Why we love 'Bigg Boss'??

Sunday, 6 November 2011 - 10:30am IST Updated: Sunday, 6 November 2011 - 1:03pm IST | Place: Mumbai | Agency: DNA
Since the law does not allow us to watch death-matches anymore, modern man has devised the closed-door attrition-based reality show instead.

Ever since the international hit reality game show Big Brother was adapted for Indian audiences as Bigg Boss (evidently their makers thought the Orwellian reference is too esoteric for the target demographic), it has become a pop-culture phenomenon. In its Mount Doom-like fires have been forged hardened Page 3 gladiators like Rakhi Sawant, Kashmira Shah, Rahul Mahajan, Payal Rohatgi, Kamal Rashid Khan, Dolly Bindra, Veena Malik, many of whom have gone on to greater and better things. And the biggest testament to Bigg Boss’s success? Five seasons and it still persists.

This season started with an intriguing premise, one that I confessed totally hooked a fan of ’80s and ’90s Bollywood like me: Put ace villain Shakti Kapoor in a room full of women, an act supposedly as explosive as introducing a drop of water into a jar with solid sodium and chlorine gas. While intriguing no doubt it had one fatal flaw, namely the assumption that the character Shakti Kapoor had played in countless movies, that of the “main jawaani ko soongta hoon aur kaliyon ko masalta hoon” nanha-munha pouncing upon kacchi-kalis like a cat on mice, was indistinguishable from Shakti Kapoor the person. As the days went on, people realised how wrong the assumption had been — the real man could hardly pick a fight, kept a distance from most of the women and moped around, rambling on about recovering from alcoholism.

In short, he was guilty of the worst crime possible in a reality show like Bigg Boss. Shakti Kapoor was deadly boring. Just like Raageswari whose only problem was that she was overtly nice, so nice that no one really wanted to watch her.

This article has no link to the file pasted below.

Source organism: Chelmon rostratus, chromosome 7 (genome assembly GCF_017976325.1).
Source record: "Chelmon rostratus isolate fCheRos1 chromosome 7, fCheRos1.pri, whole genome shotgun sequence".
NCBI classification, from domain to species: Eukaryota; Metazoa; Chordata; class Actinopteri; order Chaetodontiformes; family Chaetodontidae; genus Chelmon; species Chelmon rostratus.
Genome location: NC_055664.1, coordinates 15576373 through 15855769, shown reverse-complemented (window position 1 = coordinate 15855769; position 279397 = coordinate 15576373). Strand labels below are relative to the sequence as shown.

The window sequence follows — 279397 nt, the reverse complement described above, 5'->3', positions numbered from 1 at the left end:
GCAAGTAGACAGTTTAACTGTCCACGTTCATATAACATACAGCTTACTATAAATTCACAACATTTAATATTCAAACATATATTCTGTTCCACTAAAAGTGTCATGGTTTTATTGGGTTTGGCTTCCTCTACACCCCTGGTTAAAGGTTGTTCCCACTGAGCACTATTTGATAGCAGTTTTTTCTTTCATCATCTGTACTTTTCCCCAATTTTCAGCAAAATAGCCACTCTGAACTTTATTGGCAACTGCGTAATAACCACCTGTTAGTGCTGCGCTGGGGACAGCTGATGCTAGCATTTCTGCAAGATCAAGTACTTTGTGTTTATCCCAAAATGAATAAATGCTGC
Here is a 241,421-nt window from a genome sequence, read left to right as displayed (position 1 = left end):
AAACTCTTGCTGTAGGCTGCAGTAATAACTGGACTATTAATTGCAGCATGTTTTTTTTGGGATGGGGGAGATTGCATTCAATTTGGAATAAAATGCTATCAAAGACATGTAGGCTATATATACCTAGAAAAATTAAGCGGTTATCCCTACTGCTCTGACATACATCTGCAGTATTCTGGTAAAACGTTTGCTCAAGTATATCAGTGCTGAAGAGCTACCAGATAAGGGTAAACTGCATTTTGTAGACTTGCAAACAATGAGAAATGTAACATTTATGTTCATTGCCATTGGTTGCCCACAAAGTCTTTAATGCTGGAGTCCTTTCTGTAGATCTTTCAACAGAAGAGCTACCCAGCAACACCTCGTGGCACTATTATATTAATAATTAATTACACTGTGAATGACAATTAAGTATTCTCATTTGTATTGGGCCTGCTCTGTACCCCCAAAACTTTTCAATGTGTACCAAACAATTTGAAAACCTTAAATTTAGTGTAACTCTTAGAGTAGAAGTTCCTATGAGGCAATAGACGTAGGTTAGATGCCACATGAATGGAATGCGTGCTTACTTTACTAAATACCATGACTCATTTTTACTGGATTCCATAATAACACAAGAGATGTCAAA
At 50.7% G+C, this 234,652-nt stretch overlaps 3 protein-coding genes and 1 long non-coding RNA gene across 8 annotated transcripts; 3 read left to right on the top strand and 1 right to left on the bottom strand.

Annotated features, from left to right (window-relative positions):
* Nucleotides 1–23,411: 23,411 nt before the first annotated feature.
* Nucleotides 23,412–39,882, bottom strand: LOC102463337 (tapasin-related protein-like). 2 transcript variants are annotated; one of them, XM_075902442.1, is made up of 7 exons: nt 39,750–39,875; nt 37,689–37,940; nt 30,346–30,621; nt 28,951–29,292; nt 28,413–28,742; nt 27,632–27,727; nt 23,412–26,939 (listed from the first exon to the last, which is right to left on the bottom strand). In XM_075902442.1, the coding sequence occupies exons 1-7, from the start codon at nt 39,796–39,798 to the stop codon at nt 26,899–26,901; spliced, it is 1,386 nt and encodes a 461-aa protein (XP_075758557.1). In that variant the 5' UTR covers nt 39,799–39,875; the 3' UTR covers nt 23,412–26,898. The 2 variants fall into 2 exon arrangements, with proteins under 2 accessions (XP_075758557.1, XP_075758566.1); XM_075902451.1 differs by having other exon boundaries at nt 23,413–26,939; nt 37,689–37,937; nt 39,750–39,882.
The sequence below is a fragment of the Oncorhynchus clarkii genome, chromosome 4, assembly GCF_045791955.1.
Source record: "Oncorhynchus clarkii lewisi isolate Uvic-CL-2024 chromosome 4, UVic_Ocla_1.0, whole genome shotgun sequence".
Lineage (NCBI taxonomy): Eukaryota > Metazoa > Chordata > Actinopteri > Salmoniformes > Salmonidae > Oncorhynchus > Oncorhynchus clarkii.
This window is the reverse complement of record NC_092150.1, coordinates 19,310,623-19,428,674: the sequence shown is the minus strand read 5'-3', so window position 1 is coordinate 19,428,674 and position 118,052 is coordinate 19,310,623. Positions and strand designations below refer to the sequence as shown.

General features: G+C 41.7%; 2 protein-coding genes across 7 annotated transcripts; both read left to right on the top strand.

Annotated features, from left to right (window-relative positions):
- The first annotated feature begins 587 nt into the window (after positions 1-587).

What the awaam desire is very clear — borderline psychotic personalities, beautiful wannabes and the extremely loud and violent to go at each other, shout, scream, bitch, fight and then for variety, shout, scream, bitch and fight some more. That’s what they tune in for, hour after hour, day after day, month after month and year after year, where the USP is that the conflict they see is “real” (or so they are told) as opposed to the manufactured one they see in the soaps.

What I find fascinating in all this is not what Bigg Boss says about the celebrities inside the house but more about what it says about us non-celebrities outside, how deep within, we are every bit as bloodthirsty as the ancient Romans who would throng the Coliseum to watch men and beasts fight each other for survival. Since the law, as it exists, does not allow us to watch death-matches anymore, modern man has devised the closed-door attrition-based reality show in its place. Unlike quiz and talent competitions or running-through-crazy-contraptions shows, here one cannot even pretend that it’s about appreciating “talent”. The contestants have a simple brief — distinguish oneself from their housemates by being even more ferocious, outrageous and devious than the rest, all so that us, the viewers who provide the eyeballs for the advertisements, can be, to paraphrase Maximus of Gladiator, “be entertained”.

Am I ashamed by the realisation that, deep inside, I am so un-evolved that I take pleasure in human conflict?
I am.

Am I going to stop watching? Definitely not.

Because, as Bullah said so beautifully in the Citizen Kane of our times, the great movie Gunda: “Mazaa aata hai. Jab insaan paison ke liye kutton ki tarah ladta hai to mujhe bahot maza aata haaaaaaaain.”

Arnab Ray is the author of the best-selling May I Hebb Your Attention Pliss


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